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September 30, 2017

New child welfare data collection requirements will strengthen the process, ABA says

The ABA recently expressed support for a final rule issued by the Administration for Children and Families (ACF) regarding the Adoption and Foster Care Analysis and Reporting System (AFCARS).

In comments prepared by the ABA Center on Children and the Law and sent on Aug. 29 to ACF, Governmental Affairs Director Thomas M. Susman laid out three major points regarding the rule on AFCARS.

First, he highlighted that the ABA generally supports the changes made by the AFCARS final rule, highlighting their importance to ensuring that child welfare agencies are gathering data on all critical child and family-related outcomes to ensure safety, permanency and well-being of children.

“The Final Rule brings child welfare data collection in line with several decades of statutory changes and requirements enacted since 1993,” he explained. “These changes were long overdue and will now provide accurate and consistent data across states on key outcome areas.”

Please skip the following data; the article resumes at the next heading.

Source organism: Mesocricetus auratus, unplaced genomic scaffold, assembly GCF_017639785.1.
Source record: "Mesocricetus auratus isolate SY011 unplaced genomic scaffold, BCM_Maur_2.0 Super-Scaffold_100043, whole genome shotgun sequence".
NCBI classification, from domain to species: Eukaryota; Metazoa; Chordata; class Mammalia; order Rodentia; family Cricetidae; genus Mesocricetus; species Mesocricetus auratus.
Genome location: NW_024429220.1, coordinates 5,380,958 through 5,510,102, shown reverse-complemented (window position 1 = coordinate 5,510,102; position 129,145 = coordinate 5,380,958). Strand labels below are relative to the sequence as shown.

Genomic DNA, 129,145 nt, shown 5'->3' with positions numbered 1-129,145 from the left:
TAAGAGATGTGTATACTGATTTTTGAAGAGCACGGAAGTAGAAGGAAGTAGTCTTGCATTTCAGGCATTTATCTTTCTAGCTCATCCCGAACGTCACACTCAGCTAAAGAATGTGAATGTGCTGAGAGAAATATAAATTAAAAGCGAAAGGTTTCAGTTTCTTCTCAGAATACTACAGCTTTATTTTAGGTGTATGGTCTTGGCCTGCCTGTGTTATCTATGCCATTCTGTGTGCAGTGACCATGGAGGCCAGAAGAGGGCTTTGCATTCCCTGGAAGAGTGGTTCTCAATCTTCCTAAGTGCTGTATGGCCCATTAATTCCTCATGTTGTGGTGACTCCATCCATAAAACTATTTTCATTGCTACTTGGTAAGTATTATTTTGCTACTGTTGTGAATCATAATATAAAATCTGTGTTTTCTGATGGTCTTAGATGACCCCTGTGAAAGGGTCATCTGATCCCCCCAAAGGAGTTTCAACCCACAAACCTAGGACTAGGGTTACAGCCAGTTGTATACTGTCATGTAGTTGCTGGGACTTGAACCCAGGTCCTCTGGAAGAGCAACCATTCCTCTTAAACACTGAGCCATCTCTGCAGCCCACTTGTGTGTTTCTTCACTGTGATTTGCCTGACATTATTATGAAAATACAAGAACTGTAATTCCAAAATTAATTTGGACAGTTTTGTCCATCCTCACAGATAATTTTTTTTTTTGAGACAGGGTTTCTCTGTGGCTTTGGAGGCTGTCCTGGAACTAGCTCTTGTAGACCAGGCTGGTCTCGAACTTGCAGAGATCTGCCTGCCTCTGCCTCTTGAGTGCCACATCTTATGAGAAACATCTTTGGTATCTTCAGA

Second, Susman emphasized that the collection of information proposed in the rule is necessary for the proper operation of ACF and for the improvement of programs within the agency.  Susman also noted that three areas − education, the Indian Child Welfare Act (ICWA), and LGBTQ – are critical to future child welfare data collection.

The maintenance of data collection, he said, ensures not only compliance with the Fostering Connections to Success and Increasing Adoptions Act and the Every Student Succeeds Act, but also is crucial for meeting the educational needs of children in foster care. He added that data collection will be required for cases that come under the ICWA to ensure that the law is being followed, and a new standardized method of collecting information about a child’s self-reported sexual orientation will help understand these youth, who are over-represented in the child welfare population.

Finally, the letter suggested ways to minimize the burden that information collection has on respondents, emphasizing the importance of child welfare and education agencies working together to share data across systems.            


Back to the September 2017 Washington Letter